Lesson Plan on Learning to Listen

This is a Lesson Plan on Learning to Listen by Adam F.C. Fletcher for


Introduction: The following lesson plan uses a collection of short communication exercises to focus participants on barriers to listening and skills for overcoming them. They exercise is meant to be fun while raising awareness of the work involved in listening closely.

Goal: When this session is complete, participants should be able to…

  • Be aware of communication styles between students and adults
  • Identify new personal capacities for listening

Time: See “Procedures.”

Materials: None.

Space: See “Procedures.”

Considerations: Each of the following activities consists of a short description along with several suggested debrief questions. Mix and match exercises, do them all, or supplement them with other information. After doing a couple of the exercises, facilitate a general discussion about what it means to listen, how you can best do it, and how people can apply what they have learned from these activities.


Exercise 1: Pair Observations

Materials: None

Space: Enough for people to work in pairs.

Description: [20 min] The first exercise are “Pair Observations.” Have the group divide into pairs (Person A and Person B). Person A asks person B the following questions:

  • What is your name?
  • Where were you born?
  • What makes you happy?
  • What makes you sad?

When those questions are complete, switch and have Person B ask Person A the questions. After both have interviewed each other, have them sit back to back and ask the following questions:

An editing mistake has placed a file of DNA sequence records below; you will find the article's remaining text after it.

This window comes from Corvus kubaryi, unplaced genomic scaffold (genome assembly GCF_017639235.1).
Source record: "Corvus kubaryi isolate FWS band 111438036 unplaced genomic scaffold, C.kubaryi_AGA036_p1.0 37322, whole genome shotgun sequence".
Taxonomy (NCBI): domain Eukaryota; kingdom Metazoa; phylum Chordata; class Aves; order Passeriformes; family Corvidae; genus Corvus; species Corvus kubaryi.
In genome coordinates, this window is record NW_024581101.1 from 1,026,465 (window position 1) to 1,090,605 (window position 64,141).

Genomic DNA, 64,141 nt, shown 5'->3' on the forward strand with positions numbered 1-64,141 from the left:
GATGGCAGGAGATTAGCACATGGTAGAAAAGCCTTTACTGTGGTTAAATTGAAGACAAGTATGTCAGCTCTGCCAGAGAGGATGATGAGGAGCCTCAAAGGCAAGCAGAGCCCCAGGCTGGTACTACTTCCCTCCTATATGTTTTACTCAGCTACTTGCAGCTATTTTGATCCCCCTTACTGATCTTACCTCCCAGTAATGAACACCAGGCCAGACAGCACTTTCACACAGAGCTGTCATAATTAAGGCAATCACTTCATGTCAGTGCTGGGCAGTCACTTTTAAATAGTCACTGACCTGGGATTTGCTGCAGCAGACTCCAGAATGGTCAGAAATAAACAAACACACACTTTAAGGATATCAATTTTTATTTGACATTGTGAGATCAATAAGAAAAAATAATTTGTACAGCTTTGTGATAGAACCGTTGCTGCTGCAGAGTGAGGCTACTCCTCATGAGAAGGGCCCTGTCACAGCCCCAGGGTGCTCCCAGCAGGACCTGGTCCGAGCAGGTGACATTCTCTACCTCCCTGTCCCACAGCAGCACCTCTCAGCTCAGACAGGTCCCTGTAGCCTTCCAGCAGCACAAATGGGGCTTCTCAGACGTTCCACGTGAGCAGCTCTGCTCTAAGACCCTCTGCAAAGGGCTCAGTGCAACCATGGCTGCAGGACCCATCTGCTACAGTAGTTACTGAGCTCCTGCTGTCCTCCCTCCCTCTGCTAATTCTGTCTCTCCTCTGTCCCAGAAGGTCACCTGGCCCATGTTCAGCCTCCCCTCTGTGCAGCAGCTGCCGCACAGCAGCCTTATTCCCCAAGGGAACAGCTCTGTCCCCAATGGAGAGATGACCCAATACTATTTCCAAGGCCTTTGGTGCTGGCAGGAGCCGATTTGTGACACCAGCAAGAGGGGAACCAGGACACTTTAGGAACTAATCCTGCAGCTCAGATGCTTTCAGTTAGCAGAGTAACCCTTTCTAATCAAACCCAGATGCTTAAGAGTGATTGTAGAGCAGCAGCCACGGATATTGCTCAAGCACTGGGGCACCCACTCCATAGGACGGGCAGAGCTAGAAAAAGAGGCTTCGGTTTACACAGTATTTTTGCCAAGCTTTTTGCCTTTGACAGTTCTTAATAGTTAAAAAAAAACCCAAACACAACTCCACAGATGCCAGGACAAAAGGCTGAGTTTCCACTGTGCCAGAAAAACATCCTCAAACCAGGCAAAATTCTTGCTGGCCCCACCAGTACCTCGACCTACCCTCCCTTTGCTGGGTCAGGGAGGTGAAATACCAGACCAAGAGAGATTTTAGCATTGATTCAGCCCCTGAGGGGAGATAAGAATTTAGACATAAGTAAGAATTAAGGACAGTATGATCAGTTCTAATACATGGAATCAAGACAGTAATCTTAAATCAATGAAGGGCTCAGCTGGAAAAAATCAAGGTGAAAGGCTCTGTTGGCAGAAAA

• What color hair does you partner have?
  • Does your partner wear glasses? What was your partner wearing?

Have them quiz each other and then bring the group back together to discuss ho many answers people got right. You may change the four interview questions to something that may relate more directly to the work of the group.

For a wrap-up, explain to the group that this exercise shows us how little we perceive even when we are supposedly paying focused attention on someone. You might ask…

  • Were people able to answer the second four questions? Why or Why not?
  • What does this tell us about how we listen and communicate?
  • What affected expectations have on communications?
  • How might one improve communication based on what you’ve learned form this activity?

Exercise 2: Listening and Not Listening

Time: 30 min

Materials: NONE

Space: enough for people to wok in pairs.

Description: Have the group divide into pairs. Ask the pairs to come up with a simple situation in which one person (person A) is talking to another (Person B)—for example, a friend telling another about his/her day, a student asking a teacher about a homework assignment, etc. Each person in the pair then chooses one of the roles. When you tell them to begin, person A starts talking. Person B is to do everything he or she can to demonstrate that they are not listening. Let this go until it is clearly time to stop (about 2-3 minutes). Create a list f “not listening” behaviors. Then challenge participants to three it again, this time with Person B doing everything he or she can to demonstrate he or she is listening. Make a list of what people did this time that was different.

Purpose/ Questions: This exercise illustrates some of the specific behaviors around listening and not listening and gives people the opportunity to experience what both experiences feel like.

  • How did it feel when Person B wasn’t listening?
  • When he/she was listening?
  • Which was easier?
  • Why?
  • How do you know when someone is really listening to you? 

Exercise 3: Explaining a Process: Communicating Back to Back